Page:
Ты можешь здесь пройти? is when you are asking if someone can walk through a specific area.

As for the phrases, they both sound strange to me. A Russian would probably say "Я предпочитаю идти по этой дороге", or "По этой дороге я люблю идти", or "я люблю ходить по дорогам", "я люблю проходить по этой дороге". Or use some accentuation.

"люблю идти по дороге" sounds a little weird if you don't put any stress or if you stress "люблю". In this case, it means that you specifically enjoy the activity of walking on some specific road in a certain area, probably on a road that is in front of you right now. You like the walking itself, the feeling of your legs and feet moving. If you stress "по дороге", it means that you like going on the road (and, for instance, not across the field). If you stress "идти", it means that you like walking (and, for example, not driving) down a road.

"люблю проходить по дороге" is even more weird, because the verb suggests that you especially enjoy to walk down a road, because of a scenery, for example. But you don't specify which road it is that you like. If you say "люблю проходить по этой дороге", it would make infinitely more sense.

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  • Didn't know that "люблю проходить по дороге" sounded weird. Okay, what if I change from по дороге to по этой дороге in both cases, will then the difference between those two be still the same?
    – brilliant
    Dec 16, 2012 at 16:10
  • "я люблю идти по этой дороге" is still weird, "я люблю проходить по этой дороге" is much better, but both are possible. The latter means that you like to go down this road, you enjoy something along the road, scenery, memories... The former means that you like to go down the road and there is some specific part of the walking down this road that you like, but I cannot figure out what it could be.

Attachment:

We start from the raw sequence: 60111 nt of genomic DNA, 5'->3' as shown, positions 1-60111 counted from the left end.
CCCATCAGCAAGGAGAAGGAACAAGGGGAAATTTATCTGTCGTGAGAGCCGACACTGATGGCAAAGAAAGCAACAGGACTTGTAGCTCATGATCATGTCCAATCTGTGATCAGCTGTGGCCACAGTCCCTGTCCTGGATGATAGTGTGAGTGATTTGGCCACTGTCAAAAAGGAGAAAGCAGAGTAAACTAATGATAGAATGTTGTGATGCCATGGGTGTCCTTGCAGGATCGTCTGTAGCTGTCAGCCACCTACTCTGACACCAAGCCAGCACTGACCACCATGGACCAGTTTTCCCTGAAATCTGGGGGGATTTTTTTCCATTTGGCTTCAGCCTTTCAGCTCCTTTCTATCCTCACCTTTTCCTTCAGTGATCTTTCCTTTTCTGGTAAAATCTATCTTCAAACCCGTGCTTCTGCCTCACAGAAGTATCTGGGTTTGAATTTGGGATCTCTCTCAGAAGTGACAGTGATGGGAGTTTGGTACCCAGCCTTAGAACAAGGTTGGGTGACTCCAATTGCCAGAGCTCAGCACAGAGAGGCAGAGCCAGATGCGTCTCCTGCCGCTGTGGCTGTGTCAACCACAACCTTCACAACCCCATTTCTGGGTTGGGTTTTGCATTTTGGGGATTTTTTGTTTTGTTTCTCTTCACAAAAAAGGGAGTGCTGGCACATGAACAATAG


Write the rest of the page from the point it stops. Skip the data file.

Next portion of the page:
– Olga
    Dec 16, 2012 at 16:16
  • What if I add even more of the context : "Люблю идти по этой дороге по вечерам, не о чём не думая" and "Люблю проходить по этой дороге по вечерам, не о чём не думая". Will that still be weird?
    – brilliant
    Dec 16, 2012 at 16:21
  • Olga helped a lot with removing some sounding weird from your original question. Now with your changes it is easier to comment. In "проходить" prefix "про-" is kind of equal to English preposition "through", so it emphasizes the transiency of the action: you passed through, maybe noticed something special on the go, and now you are in a different place. When you added more details to your phrase that describe the process of going, the phrase with "проходить" sounds little weird.
    – farfareast
    Dec 16, 2012 at 16:35
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    Olga's explanation is absolutely correct. Just wanted to note that “Я люблю гулять по этой дороге” and “Я люблю ходить по этой дороге” sound much better than “Я люблю идти/проходить по этой дороге” (“гулять” is better than “ходить”) and have a similar meaning.
    – Yury
    Dec 16, 2012 at 17:14
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Правильно: люблю ходить по дороге: люблю ходить по этой дороге на работу, т.к. она более зеленая.

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    Welcome to Russian Language and Usage Beta! Usually we prefer longer and more elaborated answers on short answers. If you can improve your answer by adding detail, context, examples, and backing up with references, this would increase your answer's quality. Poor and/or repetitive answers risk being down-voted and subsequently removed.
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    Dec 18, 2012 at 20:21